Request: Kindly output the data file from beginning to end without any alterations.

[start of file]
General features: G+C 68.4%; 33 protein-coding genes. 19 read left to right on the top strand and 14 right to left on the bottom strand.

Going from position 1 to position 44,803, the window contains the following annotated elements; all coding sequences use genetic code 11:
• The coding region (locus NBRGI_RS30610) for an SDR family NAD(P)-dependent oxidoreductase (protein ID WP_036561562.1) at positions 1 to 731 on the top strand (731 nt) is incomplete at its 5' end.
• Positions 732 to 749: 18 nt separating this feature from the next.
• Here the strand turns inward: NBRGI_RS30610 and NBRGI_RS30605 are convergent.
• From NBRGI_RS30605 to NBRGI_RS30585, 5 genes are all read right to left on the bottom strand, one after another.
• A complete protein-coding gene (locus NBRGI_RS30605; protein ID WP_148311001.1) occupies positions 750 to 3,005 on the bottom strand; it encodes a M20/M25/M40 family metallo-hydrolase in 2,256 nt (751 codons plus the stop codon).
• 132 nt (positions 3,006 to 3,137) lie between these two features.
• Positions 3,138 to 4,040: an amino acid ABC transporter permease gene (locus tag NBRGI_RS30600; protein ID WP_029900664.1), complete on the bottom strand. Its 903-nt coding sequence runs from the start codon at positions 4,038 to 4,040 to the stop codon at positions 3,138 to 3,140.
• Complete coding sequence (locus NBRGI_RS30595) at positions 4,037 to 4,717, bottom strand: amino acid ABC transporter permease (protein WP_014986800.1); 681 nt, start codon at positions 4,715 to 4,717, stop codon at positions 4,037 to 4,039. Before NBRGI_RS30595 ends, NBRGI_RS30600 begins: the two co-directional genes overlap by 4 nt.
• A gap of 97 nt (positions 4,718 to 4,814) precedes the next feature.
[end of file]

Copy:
General features: G+C 68.4%; 33 protein-coding genes. 19 read left to right on the top strand and 14 right to left on the bottom strand.

Going from position 1 to position 44,803, the window contains the following annotated elements; all coding sequences use genetic code 11:
• The coding region (locus NBRGI_RS30610) for an SDR family NAD(P)-dependent oxidoreductase (protein ID WP_036561562.1) at positions 1 to 731 on the top strand (731 nt) is incomplete at its 5' end.
• Positions 732 to 749: 18 nt separating this feature from the next.
• Here the strand turns inward: NBRGI_RS30610 and NBRGI_RS30605 are convergent.
• From NBRGI_RS30605 to NBRGI_RS30585, 5 genes are all read right to left on the bottom strand, one after another.
• A complete protein-coding gene (locus NBRGI_RS30605; protein ID WP_148311001.1) occupies positions 750 to 3,005 on the bottom strand; it encodes a M20/M25/M40 family metallo-hydrolase in 2,256 nt (751 codons plus the stop codon).
• 132 nt (positions 3,006 to 3,137) lie between these two features.
• Positions 3,138 to 4,040: an amino acid ABC transporter permease gene (locus tag NBRGI_RS30600; protein ID WP_029900664.1), complete on the bottom strand. Its 903-nt coding sequence runs from the start codon at positions 4,038 to 4,040 to the stop codon at positions 3,138 to 3,140.
• Complete coding sequence (locus NBRGI_RS30595) at positions 4,037 to 4,717, bottom strand: amino acid ABC transporter permease (protein WP_014986800.1); 681 nt, start codon at positions 4,715 to 4,717, stop codon at positions 4,037 to 4,039. Before NBRGI_RS30595 ends, NBRGI_RS30600 begins: the two co-directional genes overlap by 4 nt.
• A gap of 97 nt (positions 4,718 to 4,814) precedes the next feature.